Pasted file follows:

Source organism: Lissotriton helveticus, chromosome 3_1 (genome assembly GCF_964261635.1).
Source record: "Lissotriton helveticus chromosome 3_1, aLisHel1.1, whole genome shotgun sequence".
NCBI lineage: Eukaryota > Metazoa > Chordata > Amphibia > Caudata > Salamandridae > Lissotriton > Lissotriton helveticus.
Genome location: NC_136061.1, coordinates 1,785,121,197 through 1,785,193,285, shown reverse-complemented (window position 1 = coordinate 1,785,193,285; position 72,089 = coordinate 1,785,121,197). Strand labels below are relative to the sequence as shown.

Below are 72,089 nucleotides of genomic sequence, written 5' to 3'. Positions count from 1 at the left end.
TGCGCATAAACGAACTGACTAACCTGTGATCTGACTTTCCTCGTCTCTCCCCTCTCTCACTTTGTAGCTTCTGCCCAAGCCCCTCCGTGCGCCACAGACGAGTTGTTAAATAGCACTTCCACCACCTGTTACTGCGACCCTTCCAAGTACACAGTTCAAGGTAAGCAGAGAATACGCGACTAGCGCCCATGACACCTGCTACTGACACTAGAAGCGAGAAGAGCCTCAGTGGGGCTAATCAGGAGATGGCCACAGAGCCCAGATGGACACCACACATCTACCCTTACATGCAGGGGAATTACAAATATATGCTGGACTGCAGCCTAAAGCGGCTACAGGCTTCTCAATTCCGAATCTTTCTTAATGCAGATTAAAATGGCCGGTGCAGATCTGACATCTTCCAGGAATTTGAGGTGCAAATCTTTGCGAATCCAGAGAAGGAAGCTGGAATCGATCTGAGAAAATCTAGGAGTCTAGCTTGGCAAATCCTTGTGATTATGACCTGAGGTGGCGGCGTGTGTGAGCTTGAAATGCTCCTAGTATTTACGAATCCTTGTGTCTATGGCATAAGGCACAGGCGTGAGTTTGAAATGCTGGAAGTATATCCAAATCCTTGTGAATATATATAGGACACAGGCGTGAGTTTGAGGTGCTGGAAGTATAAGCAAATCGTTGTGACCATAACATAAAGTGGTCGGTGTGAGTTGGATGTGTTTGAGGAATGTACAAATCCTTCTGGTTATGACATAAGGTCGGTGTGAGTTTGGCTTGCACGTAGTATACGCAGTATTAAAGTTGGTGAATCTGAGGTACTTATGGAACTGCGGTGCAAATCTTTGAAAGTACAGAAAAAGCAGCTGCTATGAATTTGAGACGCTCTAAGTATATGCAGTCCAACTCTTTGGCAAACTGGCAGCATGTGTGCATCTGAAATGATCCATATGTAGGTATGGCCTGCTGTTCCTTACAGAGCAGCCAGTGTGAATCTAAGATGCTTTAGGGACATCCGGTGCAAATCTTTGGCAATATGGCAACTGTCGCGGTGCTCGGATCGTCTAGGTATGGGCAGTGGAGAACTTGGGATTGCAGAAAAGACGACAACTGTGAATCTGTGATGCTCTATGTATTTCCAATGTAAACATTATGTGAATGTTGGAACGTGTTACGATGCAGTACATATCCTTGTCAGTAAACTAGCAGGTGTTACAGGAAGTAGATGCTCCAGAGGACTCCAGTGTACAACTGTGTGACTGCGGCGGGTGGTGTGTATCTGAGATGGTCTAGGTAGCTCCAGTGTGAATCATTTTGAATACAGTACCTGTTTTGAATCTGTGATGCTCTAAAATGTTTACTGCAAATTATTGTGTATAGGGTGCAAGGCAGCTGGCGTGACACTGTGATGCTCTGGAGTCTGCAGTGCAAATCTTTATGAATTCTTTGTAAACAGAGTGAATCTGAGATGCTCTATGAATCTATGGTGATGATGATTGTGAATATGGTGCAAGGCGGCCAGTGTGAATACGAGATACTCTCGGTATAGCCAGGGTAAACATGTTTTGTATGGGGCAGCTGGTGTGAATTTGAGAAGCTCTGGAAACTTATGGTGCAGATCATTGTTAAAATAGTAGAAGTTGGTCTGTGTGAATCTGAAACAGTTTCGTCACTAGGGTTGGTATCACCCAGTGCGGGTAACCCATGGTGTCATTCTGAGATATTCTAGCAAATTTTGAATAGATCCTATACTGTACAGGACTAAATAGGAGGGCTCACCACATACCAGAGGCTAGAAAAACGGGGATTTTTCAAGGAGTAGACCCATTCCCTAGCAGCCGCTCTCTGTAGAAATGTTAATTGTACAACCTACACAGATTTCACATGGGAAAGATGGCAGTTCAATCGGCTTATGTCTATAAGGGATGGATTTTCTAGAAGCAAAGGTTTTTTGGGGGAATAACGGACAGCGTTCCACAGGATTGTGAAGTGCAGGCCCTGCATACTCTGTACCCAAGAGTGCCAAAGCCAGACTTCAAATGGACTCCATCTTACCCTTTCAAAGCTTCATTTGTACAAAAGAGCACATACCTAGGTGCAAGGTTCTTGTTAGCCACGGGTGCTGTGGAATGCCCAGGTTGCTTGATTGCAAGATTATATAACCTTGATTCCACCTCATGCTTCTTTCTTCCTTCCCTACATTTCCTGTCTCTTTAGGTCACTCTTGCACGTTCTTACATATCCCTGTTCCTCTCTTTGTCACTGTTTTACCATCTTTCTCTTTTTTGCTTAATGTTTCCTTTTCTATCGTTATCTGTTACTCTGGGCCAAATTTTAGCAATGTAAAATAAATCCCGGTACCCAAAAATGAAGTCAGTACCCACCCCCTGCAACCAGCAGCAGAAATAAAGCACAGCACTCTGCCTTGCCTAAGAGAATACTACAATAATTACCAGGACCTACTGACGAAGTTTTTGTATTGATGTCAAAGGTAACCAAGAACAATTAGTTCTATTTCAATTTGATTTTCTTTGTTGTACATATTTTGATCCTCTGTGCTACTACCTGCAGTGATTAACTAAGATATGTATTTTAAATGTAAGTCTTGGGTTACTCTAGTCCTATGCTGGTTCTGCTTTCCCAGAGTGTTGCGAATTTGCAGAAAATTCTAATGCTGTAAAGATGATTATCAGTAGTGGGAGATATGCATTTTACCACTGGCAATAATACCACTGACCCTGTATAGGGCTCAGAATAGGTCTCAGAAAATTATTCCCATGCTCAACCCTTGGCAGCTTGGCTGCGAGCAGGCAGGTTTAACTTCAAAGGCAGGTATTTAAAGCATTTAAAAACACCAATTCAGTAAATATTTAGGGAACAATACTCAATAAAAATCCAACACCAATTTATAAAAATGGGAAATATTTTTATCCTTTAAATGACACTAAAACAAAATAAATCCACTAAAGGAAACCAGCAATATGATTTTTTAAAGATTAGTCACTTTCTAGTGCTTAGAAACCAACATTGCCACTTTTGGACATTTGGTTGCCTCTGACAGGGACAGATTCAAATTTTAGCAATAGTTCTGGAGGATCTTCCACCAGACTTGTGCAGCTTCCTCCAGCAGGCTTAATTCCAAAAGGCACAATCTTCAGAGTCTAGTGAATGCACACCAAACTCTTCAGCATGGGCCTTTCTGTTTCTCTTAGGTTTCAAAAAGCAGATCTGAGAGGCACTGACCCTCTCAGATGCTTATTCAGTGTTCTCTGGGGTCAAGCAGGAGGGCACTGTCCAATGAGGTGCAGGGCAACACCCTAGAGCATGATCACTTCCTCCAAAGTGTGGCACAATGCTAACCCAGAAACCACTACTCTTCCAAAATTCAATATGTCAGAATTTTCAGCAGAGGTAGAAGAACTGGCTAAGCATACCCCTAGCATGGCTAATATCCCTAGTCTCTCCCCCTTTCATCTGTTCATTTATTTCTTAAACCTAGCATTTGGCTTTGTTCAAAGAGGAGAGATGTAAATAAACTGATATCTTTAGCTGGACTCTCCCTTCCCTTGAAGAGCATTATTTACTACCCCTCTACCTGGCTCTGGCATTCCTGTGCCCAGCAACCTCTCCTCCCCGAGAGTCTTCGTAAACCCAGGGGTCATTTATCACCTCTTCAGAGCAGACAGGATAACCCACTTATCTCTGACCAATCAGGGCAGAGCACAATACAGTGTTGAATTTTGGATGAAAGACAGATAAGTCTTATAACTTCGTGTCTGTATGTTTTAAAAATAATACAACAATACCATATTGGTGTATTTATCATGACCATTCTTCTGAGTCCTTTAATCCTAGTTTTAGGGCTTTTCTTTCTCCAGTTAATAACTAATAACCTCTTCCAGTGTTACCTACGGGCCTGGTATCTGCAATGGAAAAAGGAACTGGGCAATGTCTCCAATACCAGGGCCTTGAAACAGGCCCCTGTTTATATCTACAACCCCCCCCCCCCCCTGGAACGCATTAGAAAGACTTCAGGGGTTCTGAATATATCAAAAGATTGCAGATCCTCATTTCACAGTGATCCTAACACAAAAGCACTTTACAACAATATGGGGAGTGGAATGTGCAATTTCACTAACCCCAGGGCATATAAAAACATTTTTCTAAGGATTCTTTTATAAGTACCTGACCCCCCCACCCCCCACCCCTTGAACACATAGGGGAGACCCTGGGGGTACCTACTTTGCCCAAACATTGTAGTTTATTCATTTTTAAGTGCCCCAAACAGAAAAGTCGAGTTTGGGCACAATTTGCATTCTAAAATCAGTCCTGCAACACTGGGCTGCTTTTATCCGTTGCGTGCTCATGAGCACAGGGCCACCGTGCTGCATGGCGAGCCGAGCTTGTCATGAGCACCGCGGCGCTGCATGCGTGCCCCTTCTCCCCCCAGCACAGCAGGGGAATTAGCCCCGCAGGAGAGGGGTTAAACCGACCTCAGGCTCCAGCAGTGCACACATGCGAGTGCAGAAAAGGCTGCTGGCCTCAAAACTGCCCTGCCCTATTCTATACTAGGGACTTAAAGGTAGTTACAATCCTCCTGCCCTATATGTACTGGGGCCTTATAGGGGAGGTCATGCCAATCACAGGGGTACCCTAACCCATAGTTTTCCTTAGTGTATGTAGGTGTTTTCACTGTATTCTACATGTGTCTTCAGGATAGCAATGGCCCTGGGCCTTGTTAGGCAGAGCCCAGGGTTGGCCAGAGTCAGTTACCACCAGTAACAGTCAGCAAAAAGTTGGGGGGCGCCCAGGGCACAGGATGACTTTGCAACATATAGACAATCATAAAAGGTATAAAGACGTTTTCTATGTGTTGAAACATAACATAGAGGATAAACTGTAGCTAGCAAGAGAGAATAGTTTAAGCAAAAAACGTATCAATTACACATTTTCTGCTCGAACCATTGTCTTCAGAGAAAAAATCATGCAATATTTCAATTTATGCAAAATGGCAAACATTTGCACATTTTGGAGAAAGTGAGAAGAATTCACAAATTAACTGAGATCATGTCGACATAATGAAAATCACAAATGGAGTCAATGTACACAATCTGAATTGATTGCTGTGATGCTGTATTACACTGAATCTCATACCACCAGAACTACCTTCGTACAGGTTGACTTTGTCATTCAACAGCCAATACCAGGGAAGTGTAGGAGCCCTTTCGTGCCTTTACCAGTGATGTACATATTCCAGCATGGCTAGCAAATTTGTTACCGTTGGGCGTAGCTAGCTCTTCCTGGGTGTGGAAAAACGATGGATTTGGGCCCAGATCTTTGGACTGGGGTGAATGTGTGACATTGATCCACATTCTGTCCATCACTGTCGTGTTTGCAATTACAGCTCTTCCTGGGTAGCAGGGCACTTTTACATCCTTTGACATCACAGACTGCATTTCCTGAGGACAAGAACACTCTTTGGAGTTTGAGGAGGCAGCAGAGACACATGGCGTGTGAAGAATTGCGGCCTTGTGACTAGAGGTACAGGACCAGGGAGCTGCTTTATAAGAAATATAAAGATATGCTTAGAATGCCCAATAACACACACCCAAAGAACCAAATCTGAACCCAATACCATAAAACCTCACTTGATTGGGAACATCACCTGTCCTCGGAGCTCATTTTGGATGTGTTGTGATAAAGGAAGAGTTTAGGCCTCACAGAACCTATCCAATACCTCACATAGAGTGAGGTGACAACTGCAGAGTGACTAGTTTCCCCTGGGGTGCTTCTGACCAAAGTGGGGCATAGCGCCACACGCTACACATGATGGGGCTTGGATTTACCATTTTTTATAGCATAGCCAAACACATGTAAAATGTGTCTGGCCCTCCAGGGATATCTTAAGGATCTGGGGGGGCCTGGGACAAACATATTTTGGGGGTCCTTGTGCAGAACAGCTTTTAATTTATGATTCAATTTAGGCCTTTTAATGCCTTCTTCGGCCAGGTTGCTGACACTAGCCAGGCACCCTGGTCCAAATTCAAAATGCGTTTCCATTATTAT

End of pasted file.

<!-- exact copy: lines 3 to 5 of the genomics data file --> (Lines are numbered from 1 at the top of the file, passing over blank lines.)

NCBI lineage: Eukaryota > Metazoa > Chordata > Amphibia > Caudata > Salamandridae > Lissotriton > Lissotriton helveticus.
Genome location: NC_136061.1, coordinates 1,785,121,197 through 1,785,193,285, shown reverse-complemented (window position 1 = coordinate 1,785,193,285; position 72,089 = coordinate 1,785,121,197). Strand labels below are relative to the sequence as shown.

Below are 72,089 nucleotides of genomic sequence, written 5' to 3'. Positions count from 1 at the left end.